During the 1950s, a small-town newspaper editor and a state assistant attorney-general fight corrupt local officials from one rotten county.


Gerald Mayer


Charles Palmer (screenplay), Matthew Rapf (story)





Cast overview, first billed only:
Walter Pidgeon ... Haven D. Allridge
John Hodiak ... Chick Johnson
Audrey Totter ... Cleo Bethel
Paula Raymond ... Peggy Stauton
Thomas Gomez ... Kellwin C. Burke
Cameron Mitchell ... Randy Stauton
Karl Malden ... Capt. Buck Maxwell
Everett Sloane ... Nelson S. Tarsson
Jonathan Cott ... Ned Grayton
Frank Cady ... Bennie Amboy
Hugh Sanders ... Judge Neeler
Griff Barnett ... J.R. Morrison
Burt Mustin ... Elk M. Ludens
Whit Bissell ... Wilfred Jackson
Roy Engel ... Sam F. Slaper


Haven D. Allridge is the editor-in-chief of the News-Intelligencer newspaper in St. Howard, a town where he and his family have lived all their lives. Peggy, Randy and Marcia Staunton - Haven's married daughter, her husband, and their child - now live about thirty miles away in Bridgewood County, which is adjacent to the St. Howard town limits. Randy is the county prosecutor. Haven learns first hand the corruption of the county sheriff, K.C. Burke, and his associates when, in an innocent enough move in picking up an acquaintance, Wilfred Jackson, at a bus stop located within the county and lightly bumping but not damaging a county sign with his car in the process, Haven and Wilfred are hauled into jail, where they spend the night before appearing before the county judge the next morning. Beaten up by prisoners with who they shared the cell, Wilfred, who has no money and pleads not guilty to the charge of soliciting rides on the highway, is held at a labor camp for trial in thirty days... Written by Huggo

Plot Summary | Add Synopsis


How much does it take for a Woman to Sellout her Man?


Crime | Drama | Film-Noir


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Did You Know?


This film failed at the box office, resulting in a loss to MGM of $227,000 ($2.2M in 2018) according to studio records. See more »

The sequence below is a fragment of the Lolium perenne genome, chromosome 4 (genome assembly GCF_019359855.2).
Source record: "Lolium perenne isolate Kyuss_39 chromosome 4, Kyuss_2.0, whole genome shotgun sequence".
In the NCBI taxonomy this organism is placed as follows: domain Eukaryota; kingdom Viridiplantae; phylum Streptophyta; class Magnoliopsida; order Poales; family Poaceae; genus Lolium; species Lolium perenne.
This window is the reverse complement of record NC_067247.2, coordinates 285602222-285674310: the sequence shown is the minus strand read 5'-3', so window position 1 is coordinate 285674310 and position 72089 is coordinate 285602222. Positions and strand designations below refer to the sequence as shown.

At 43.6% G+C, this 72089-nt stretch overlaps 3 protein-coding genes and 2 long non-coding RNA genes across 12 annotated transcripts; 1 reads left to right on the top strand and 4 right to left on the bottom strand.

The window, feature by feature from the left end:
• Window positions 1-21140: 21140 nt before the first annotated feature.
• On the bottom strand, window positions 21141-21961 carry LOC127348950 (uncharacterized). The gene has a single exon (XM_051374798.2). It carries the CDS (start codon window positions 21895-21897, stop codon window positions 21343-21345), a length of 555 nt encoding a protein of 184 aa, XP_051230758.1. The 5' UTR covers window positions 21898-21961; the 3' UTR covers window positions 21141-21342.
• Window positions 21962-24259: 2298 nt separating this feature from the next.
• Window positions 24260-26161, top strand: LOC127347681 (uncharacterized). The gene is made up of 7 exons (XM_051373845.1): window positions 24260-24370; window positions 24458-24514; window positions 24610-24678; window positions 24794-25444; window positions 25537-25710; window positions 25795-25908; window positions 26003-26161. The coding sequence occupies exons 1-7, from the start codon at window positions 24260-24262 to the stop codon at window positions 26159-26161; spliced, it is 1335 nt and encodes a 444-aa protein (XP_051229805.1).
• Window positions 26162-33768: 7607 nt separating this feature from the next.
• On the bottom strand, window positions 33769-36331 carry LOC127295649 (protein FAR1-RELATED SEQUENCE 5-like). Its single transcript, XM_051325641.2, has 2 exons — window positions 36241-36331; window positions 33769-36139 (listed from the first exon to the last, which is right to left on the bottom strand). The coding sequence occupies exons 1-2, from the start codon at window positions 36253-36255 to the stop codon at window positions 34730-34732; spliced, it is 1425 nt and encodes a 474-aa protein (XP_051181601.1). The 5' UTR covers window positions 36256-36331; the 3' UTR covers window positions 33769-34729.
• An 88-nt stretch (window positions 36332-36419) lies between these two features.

At about the 06:30 mark the shadow of the boom mic can be seen on the wall to the left just as Allridge and Jackson are being put into the cell. See more »


Chick Johnson: In the Mute Parade of these frightened citizens. Weak men and Strong men who have become weak and Big Men who have become Little. All frightened. Their very silence testifies to that more strongly than shouted words... Their first protection was the law. Out of the domination of brutal and ruthless men, the law was turned against them. There is another protection: Public Opinion. Public Opinion finds its voice in the Press. The Free Press. Here, a courageous editor brought his newspaper to the ...
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Crazy Credits

The opening credits all appear on newspapers which have just been dumped from a truck and are ready for delivery. The title appears as if it were a newspaper headline. See more »


Referenced in Crime Wave (1985) See more »


You Can't Do Wrong Doing Right
Written by Al Rinker and Floyd Huddleston
Performed by Ruth Martin
[Sung by the character Cleo Bethel portrayed by Audrey Totter]
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User Reviews

Conflicts of Interest
22 March 2006 | by bkoganbingSee all my reviews

The Sellout is a good B picture crime drama out of MGM using a solid heaping helping of their B picture contract players.

Newspaper editor Walter Pigeon and a friend Whit Bissell get caught up in a speedtrap in the rural part of the county they reside in. Given the Code was in place in 1951, I'm sure they would have been brutalized far more graphically in the jail of Thomas Gomez the corrupt sheriff of the county. Still and all it's enough to fill Pigeon with a firm resolve to get Gomez. Even without the help of local prosecutor Cameron Mitchell who is Pigeon's son-in-law.

But a crusading special prosecutor from the State Attorney General and an honest city cop played by John Hodiak and Karl Malden respectively get into the picture due to Pigeon's hard hitting articles. There's far more than a speedtrap involved. Then Pigeon's ardor suddenly cools.

I think that anyone who's seen a lot of movies can figure the ending out from here. But these are a good group of some of the best players around. One other reviewer mentioned that Audrey Totter's role as a woman of easy virtue is left up in the air. I would guess the editors had more to do with it than anything else.

Thomas Gomez delivers the best performance in the film. He's a viciously evil man and he drives his corrupt lawyer Everett Sloane crazy. Sloane tries very hard to fix things without violence or crudity. But Gomez just can't be controlled.

It's a good film, very much like The Phoenix City Story that would come along a few years later.

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Release Date:

6 June 1952 (Australia) See more »

Also Known As:

County Line See more »


Box Office


$596,000 (estimated)
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Company Credits

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Technical Specs


Sound Mix:

Mono (Western Electric Sound System)

Aspect Ratio:

1.37 : 1
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